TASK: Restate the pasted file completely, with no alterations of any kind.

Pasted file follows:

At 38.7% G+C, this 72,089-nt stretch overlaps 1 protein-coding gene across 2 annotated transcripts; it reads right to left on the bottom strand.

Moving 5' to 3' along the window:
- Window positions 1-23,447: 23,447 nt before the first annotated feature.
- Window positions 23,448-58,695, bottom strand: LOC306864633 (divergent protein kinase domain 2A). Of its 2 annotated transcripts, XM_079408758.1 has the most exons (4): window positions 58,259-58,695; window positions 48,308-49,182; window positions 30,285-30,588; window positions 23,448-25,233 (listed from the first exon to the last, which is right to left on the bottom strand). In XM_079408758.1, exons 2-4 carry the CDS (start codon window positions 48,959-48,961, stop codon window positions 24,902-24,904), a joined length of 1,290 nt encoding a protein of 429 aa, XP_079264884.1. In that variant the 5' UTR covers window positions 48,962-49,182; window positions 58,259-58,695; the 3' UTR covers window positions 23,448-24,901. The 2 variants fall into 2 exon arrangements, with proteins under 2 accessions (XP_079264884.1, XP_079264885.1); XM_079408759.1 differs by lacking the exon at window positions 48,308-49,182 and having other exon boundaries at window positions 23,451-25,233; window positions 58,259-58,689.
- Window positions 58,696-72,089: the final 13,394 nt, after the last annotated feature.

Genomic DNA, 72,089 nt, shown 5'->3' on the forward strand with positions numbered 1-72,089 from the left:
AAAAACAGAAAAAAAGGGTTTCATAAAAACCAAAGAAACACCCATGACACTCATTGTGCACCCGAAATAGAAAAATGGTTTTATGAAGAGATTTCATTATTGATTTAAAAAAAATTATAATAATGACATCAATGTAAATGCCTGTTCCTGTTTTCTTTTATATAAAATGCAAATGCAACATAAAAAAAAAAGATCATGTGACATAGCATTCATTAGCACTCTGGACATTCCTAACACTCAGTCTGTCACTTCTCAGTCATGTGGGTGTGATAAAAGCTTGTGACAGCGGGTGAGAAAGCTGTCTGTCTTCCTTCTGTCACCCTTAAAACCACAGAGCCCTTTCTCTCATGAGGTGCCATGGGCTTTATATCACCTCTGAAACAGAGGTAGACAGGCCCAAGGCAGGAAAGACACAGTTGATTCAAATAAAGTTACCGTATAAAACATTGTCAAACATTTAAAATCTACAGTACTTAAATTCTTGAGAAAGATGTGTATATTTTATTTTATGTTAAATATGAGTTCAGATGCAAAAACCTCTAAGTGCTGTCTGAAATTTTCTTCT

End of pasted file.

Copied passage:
At 38.7% G+C, this 72,089-nt stretch overlaps 1 protein-coding gene across 2 annotated transcripts; it reads right to left on the bottom strand.

Moving 5' to 3' along the window:
- Window positions 1-23,447: 23,447 nt before the first annotated feature.
- Window positions 23,448-58,695, bottom strand: LOC306864633 (divergent protein kinase domain 2A). Of its 2 annotated transcripts, XM_079408758.1 has the most exons (4): window positions 58,259-58,695; window positions 48,308-49,182; window positions 30,285-30,588; window positions 23,448-25,233 (listed from the first exon to the last, which is right to left on the bottom strand). In XM_079408758.1, exons 2-4 carry the CDS (start codon window positions 48,959-48,961, stop codon window positions 24,902-24,904), a joined length of 1,290 nt encoding a protein of 429 aa, XP_079264884.1. In that variant the 5' UTR covers window positions 48,962-49,182; window positions 58,259-58,695; the 3' UTR covers window positions 23,448-24,901. The 2 variants fall into 2 exon arrangements, with proteins under 2 accessions (XP_079264884.1, XP_079264885.1); XM_079408759.1 differs by lacking the exon at window positions 48,308-49,182 and having other exon boundaries at window positions 23,451-25,233; window positions 58,259-58,689.
- Window positions 58,696-72,089: the final 13,394 nt, after the last annotated feature.

Genomic DNA, 72,089 nt, shown 5'->3' on the forward strand with positions numbered 1-72,089 from the left:
AAAAACAGAAAAAAAGGGTTTCATAAAAACCAAAGAAACACCCATGACACTCATTGTGCACCCGAAATAGAAAAATGGTTTTATGAAGAGATTTCATTATTGATTTAAAAAAAATTATAATAATGACATCAATGTAAATGCCTGTTCCTGTTTTCTTTTATATAAAATGCAAATGCAACATAAAAAAAAAAGATCATGTGACATAGCATTCATTAGCACTCTGGACATTCCTAACACTCAGTCTGTCACTTCTCAGTCATGTGGGTGTGATAAAAGCTTGTGACAGCGGGTGAGAAAGCTGTCTGTCTTCCTTCTGTCACCCTTAAAACCACAGAGCCCTTTCTCTCATGAGGTGCCATGGGCTTTATATCACCTCTGAAACAGAGGTAGACAGGCCCAAGGCAGGAAAGACACAGTTGATTCAAATAAAGTTACCGTATAAAACATTGTCAAACATTTAAAATCTACAGTACTTAAATTCTTGAGAAAGATGTGTATATTTTATTTTATGTTAAATATGAGTTCAGATGCAAAAACCTCTAAGTGCTGTCTGAAATTTTCTTCT